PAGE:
On December 21, 2016, the Appellate Division, Second Department, rendered yet another decision whereby an appeal was dismissed “as academic” on the grounds that during the pendency of the appeal, the land use development project that was the subject of the lawsuit/appeal was completed.
In Bruenn v. Town Board of the Town of Kent, 2014-07666 (2d Dept., December 21, 2016), petitioners/appellants Bruenn commenced a hybrid proceeding pursuant to CPLR Article 78 seeking a declaration that two (2) 2013 resolutions adopted by the Kent Town Board authorizing construction and operation of a 150-foot monopole wireless communications tower were null and void. The trial court dismissed the hybrid proceeding holding that the resolutions were not null and void. Bruenn appealed.
During the pendency of the appeal, construction of the monopole was completed by defendant, Homeland Towers, LLC (“Homeland”). As a result thereof, in or around September 2015, Homeland made a motion to dismiss the appeal on the grounds that Bruenn’s claims were rendered moot by construction and completion of the monopole. Although the Appellate Division initially held the motion in abeyance and referred it to the three panel of justices charged with determining the underlying appeal, the panel ultimately determined that a decision on the merits of Bruenn’s claims was academic, as Bruenn failed to seek preliminary injunctive relief, and as a result, Homeland’s motion to dismiss the appeal on mootness grounds was granted.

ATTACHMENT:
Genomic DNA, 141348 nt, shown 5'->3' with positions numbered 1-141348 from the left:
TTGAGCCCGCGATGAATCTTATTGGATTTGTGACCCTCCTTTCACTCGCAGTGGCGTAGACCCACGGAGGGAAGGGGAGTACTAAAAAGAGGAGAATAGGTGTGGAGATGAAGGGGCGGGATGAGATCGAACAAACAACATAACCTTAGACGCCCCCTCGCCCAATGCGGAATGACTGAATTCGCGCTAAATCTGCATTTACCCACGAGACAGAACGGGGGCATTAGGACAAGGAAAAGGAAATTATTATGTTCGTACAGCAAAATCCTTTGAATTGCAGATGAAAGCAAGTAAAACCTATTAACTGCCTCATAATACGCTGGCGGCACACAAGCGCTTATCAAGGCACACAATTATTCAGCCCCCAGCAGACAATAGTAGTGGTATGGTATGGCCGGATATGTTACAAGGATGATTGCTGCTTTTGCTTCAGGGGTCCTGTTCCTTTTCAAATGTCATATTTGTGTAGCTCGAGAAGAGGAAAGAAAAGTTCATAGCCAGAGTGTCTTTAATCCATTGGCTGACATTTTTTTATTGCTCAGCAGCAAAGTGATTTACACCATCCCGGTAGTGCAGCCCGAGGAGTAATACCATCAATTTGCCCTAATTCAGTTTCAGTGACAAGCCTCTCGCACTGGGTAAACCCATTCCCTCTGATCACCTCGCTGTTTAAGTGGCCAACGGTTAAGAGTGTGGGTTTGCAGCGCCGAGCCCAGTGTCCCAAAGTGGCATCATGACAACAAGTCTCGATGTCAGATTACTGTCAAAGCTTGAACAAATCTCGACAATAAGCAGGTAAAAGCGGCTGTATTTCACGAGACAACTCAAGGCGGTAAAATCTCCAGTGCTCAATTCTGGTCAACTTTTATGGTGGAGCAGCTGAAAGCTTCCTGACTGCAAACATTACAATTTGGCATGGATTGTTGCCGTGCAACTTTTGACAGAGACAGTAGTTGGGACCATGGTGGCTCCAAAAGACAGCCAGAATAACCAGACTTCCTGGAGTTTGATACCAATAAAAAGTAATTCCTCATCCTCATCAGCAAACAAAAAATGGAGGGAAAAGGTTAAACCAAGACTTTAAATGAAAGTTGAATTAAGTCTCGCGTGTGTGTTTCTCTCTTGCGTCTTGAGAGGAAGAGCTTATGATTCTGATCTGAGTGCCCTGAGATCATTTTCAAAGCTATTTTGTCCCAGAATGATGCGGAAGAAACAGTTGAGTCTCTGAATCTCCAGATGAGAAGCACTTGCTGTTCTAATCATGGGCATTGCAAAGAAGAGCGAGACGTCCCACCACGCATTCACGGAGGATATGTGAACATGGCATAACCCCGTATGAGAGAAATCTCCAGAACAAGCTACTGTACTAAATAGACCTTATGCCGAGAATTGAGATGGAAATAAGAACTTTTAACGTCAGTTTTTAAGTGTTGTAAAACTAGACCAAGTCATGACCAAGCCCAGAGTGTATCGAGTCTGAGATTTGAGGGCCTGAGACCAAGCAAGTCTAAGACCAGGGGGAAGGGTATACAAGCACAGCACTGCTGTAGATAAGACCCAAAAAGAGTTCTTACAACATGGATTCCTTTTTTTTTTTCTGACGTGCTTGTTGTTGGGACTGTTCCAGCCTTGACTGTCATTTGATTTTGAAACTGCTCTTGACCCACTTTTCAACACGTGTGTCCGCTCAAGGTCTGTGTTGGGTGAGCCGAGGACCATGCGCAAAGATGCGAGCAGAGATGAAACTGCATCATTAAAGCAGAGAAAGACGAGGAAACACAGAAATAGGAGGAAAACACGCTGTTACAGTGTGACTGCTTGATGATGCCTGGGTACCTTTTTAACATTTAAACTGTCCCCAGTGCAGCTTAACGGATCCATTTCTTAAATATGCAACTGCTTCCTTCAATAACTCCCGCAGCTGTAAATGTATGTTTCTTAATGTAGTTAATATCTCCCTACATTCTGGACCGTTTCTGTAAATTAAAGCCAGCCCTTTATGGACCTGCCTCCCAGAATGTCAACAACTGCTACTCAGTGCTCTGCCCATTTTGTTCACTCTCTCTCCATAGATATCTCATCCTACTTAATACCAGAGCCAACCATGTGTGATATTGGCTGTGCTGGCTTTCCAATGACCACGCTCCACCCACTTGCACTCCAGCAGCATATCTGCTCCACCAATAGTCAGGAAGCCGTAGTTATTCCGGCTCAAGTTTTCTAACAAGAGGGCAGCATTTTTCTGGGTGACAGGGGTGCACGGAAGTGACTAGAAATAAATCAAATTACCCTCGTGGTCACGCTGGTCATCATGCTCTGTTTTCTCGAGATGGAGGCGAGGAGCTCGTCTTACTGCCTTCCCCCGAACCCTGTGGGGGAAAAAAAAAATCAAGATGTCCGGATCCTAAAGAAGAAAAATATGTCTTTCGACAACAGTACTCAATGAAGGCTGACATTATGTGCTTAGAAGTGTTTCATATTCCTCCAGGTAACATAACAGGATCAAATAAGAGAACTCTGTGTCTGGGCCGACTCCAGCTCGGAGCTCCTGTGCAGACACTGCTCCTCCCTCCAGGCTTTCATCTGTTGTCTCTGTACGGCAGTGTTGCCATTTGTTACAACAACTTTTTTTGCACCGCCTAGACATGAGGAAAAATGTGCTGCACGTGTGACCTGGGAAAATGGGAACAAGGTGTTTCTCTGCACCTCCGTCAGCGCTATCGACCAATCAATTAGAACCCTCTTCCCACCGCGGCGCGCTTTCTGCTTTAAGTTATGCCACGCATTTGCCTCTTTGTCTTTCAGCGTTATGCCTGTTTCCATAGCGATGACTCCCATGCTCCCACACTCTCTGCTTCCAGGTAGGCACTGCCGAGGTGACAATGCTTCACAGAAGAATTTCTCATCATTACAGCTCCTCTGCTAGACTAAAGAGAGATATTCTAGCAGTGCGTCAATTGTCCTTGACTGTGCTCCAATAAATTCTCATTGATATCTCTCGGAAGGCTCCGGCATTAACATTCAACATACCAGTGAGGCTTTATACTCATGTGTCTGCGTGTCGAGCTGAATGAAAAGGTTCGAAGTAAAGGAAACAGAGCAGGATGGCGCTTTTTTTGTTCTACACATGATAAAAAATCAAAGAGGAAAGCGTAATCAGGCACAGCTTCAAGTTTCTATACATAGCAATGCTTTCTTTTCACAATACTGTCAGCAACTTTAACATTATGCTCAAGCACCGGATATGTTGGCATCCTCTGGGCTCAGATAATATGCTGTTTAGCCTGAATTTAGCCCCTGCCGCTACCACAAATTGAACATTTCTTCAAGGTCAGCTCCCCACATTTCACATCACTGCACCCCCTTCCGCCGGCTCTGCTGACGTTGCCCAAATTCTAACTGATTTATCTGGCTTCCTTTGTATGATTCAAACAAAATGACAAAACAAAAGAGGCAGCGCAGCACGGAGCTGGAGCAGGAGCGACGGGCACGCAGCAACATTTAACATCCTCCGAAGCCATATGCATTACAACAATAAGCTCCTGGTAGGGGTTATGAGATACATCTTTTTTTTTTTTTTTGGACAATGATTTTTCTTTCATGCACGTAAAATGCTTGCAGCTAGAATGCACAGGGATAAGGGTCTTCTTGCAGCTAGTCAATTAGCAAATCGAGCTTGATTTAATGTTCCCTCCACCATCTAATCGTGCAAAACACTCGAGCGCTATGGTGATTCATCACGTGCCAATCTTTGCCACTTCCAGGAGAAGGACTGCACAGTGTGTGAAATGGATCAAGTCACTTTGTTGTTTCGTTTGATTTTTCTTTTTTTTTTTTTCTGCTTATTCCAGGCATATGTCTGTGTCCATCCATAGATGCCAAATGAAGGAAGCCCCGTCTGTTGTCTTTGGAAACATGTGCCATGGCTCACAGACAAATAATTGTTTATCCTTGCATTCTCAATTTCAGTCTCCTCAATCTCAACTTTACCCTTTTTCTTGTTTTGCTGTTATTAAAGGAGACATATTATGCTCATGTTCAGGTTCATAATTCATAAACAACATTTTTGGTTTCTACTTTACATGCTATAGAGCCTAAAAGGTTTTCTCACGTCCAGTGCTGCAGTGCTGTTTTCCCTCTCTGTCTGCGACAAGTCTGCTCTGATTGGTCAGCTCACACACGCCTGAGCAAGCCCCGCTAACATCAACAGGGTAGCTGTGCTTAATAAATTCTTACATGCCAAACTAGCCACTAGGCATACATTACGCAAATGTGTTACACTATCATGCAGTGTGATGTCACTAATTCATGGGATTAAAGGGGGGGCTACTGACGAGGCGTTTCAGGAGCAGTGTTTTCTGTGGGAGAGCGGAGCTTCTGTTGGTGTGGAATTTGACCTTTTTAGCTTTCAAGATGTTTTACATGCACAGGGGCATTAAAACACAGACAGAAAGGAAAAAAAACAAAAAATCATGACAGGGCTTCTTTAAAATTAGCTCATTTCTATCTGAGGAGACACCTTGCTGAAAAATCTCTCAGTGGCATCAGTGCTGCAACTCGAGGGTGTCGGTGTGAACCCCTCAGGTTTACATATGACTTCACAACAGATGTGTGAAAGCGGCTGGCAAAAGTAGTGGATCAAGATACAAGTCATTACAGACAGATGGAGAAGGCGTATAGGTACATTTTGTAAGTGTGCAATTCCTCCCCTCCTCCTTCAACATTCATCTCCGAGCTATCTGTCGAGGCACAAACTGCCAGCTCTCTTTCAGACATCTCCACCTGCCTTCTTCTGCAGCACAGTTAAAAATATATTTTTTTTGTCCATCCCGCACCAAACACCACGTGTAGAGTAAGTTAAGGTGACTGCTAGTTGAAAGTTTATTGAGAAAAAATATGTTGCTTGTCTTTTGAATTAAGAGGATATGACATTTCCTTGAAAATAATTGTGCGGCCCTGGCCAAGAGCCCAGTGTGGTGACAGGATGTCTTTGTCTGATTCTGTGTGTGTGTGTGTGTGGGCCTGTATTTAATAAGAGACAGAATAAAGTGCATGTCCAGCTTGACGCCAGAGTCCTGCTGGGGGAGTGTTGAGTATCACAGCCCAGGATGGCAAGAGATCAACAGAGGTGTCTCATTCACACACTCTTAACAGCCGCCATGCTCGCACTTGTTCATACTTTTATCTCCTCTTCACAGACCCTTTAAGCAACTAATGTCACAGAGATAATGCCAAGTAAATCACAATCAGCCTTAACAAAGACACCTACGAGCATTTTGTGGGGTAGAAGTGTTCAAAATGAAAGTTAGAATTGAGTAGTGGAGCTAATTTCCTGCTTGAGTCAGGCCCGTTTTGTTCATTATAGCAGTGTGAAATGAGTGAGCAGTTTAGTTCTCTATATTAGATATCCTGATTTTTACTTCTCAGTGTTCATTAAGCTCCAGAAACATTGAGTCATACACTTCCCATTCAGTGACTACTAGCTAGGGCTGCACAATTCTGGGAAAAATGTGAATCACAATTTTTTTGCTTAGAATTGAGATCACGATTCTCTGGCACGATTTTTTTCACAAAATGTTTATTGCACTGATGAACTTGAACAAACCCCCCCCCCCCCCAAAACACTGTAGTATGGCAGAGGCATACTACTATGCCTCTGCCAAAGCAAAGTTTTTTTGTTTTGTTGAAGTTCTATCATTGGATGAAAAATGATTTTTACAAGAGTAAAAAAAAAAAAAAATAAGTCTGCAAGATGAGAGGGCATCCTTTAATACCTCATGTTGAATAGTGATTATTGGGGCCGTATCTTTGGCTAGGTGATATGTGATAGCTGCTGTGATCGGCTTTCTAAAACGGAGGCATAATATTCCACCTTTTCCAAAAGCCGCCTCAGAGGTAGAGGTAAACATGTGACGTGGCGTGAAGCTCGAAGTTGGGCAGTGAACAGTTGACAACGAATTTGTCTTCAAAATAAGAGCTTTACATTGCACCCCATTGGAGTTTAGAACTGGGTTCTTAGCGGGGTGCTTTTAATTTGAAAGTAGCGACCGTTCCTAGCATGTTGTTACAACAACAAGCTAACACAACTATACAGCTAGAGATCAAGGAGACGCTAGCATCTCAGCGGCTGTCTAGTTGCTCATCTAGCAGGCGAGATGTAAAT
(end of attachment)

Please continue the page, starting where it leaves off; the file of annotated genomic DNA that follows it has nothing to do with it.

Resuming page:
This decision reminds practitioners of the important role that preliminary injunctions play in land use development disputes. Failure to seek injunctive relief at the outset will, in most cases, preclude review of the merits of the appeal. In Bruenn, the Court stated that Bruenn’s explanation that monetary constraints precluded Bruenn from moving for injunctive relief was unavailing. It is well established law that failure to seek an injunction stopping a project at its earliest stages will result in a mootness defense so long as the continued construction is not performed in bad faith or without authority. Id. Moreover, it was established that the work performed by Homeland could not readily be undone without substantial hardship. Since construction of the monopole was an isolated event, not subject to “recurring novel or substantial issues that are sufficiently evanescent to evade review otherwise,” the Appellate Division granted Homeland’s motion to dismiss and as a result, rendered any determination on the merits “academic.” Id.